When I started freelancing, I took off too fast. I left the boring training track of my marketing job behind and got excited about running free. Finally, I had no headwind that would stop my progress.
I didn’t realize that running your own business is like an endless race. The finish line keeps moving. As soon as you get close, another one appears on the horizon.
So even though I was in tip-top shape, I soon got out of breath. I was stuck in the loop of setting unrealistic goals and burning out while trying to reach them.
But then I shifted my focus.
I started selecting projects with a meaningful impact I was passionate about. I ran for the love of running, for the thrill of the wind in my hair, and for the joy of moving forward.
And suddenly, I felt like I could run forever.
Talking of starting lines, I’m running a half-marathon tomorrow. Not a metaphorical one. A real half-marathon race.
I know what you’re saying to yourself right now—I’m not a runner. I don’t get it.
And here’s the thing. I never used to be a runner either. But similar to freelancing, I realized that I was doing it all wrong.
I was focusing on the numbers on my watch too much. I was worrying about people passing me. I was second-guessing whether I looked like a runner. Whether I was allowed to call myself one.
When I gave myself permission to let go of the pressure to perform a certain way I unlocked the most progress.
I’m talking about running and I’m not talking about running.
You can chase external goals that others consider important. But that’s not what’s going to get you excited to wake up every day for the next 20—or however many—years.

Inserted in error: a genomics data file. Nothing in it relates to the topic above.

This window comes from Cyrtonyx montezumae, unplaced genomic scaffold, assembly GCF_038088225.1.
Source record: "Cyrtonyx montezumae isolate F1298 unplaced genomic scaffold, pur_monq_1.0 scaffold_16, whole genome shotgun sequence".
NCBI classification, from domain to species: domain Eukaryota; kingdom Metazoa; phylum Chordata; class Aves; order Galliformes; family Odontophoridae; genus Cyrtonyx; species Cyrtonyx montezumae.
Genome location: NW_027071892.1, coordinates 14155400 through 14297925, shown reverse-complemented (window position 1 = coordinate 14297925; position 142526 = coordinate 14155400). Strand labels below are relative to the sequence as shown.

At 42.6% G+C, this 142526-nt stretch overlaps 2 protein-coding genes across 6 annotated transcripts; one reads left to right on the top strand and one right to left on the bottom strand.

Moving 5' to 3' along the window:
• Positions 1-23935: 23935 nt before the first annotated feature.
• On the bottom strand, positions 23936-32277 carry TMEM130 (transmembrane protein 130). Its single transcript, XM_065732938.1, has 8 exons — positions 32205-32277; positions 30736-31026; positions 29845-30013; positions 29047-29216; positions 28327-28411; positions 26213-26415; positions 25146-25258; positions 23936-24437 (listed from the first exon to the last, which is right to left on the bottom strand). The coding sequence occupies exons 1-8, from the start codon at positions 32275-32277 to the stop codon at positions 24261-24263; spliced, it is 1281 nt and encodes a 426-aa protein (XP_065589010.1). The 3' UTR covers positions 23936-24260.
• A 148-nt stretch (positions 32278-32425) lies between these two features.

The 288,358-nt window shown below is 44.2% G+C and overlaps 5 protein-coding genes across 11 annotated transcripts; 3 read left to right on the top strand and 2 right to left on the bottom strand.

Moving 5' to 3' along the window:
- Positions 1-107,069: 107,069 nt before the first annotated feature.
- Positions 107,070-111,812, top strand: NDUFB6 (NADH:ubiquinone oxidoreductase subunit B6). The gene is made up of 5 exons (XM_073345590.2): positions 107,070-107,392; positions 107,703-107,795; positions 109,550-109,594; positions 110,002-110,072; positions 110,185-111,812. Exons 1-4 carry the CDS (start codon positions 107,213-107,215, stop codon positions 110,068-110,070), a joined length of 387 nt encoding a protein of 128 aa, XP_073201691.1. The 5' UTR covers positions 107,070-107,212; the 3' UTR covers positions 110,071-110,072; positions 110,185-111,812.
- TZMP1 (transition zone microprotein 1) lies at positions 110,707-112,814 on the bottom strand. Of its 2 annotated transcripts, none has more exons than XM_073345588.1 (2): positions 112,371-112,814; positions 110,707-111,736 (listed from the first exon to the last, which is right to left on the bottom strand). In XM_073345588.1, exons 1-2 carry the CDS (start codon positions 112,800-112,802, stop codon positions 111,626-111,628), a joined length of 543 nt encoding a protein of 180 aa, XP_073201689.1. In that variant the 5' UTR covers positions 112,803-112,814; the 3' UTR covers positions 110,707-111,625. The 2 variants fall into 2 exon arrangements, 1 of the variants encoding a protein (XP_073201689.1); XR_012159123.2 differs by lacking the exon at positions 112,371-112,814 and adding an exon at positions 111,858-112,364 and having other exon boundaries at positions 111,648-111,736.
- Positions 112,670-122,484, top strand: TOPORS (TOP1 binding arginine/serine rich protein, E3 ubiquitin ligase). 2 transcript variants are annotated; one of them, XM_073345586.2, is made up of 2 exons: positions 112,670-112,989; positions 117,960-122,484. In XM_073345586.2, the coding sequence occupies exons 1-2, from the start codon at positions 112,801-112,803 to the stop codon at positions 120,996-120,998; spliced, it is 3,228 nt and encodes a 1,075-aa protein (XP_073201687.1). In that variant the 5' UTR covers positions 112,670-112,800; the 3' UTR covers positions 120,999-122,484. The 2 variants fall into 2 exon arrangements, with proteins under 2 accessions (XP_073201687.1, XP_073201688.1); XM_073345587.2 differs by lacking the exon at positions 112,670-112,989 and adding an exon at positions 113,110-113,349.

So think about that the next time you’re lacing up to tackle spreadsheets.
Your passion ≠ side hustle
Something that I’ve alluded to in my last takeover is doing things for the sole reason that they bring you joy.
It’s because I think we’ve become too productive. We put ourselves under pressure to monetize, get benefits, or external validation from all our efforts.
Love running? You should race. Writing fiction? You should publish a book. Passionate about mindset? Start coaching other people.
While optimizing our calendars to the last minute, we’ve forgotten to do things that make us happy. Not because there is an ambitious goal attached to them.
It’s making us all feel like we’re running a 100-mile ultra. And we think that stopping at the water station would be a sign of weakness.
We’re watching our blisters bleed and showing them off to the world as a badge of honor.
But let me tell you, that’s not what the real runners care about.
They’ll put their gear on every day but sometimes it’s to go and watch the sunrise. Or to run to a local bakery.
While the whole world heads in one direction, don’t be afraid to divert from the route sometimes.
When you do, make sure you stop to smell the roses, forget your phone, and come back with stories.
Endorphins for the soul
When I'm faced with the most challenging miles, I draw energy from my secret stash of running fuel. Here’s what helps me maintain the right pace:
- Happy place: This is the most beautiful beach I’ve ever been to.
- Calendar colors: My life in a nutshell.
- Getting into flow: Must read or listen.
- Concentration: My boyfriend says that when I tune in to this, I’m focusing so hard he’s scared to talk to me.
- Creative emails: I love words by Ash Ambirge and Laura Belgray.
- Go-to podcasts: Adrianne Herbert, David Neagle, and Steven Bartlett.
- Deep work: You’ll be better off if you quit social media.
- My vibe: is this playlist.
- Strong stomachs only: I like to read weird books that make you think—and sometimes—question your life. This is my recent favorite.
- You hate running: If it wasn’t for the guided runs by Chris Bennett, I would probably still hate running too.
- Fiction writing goals: When I grow up I want to write fiction like Chuck Palahniuk.
About Susan Rov
Susan traded cocktails and lattes for words that move. As a copywriter on a mission to end boring, she brightens brands and makes an impact. Number 463 on the list of fiction readers left standing, you'll find Susan at sunrise—running, writing, and wondering how to change the world next. That drive led her to become a founding team member of BRIL.LA.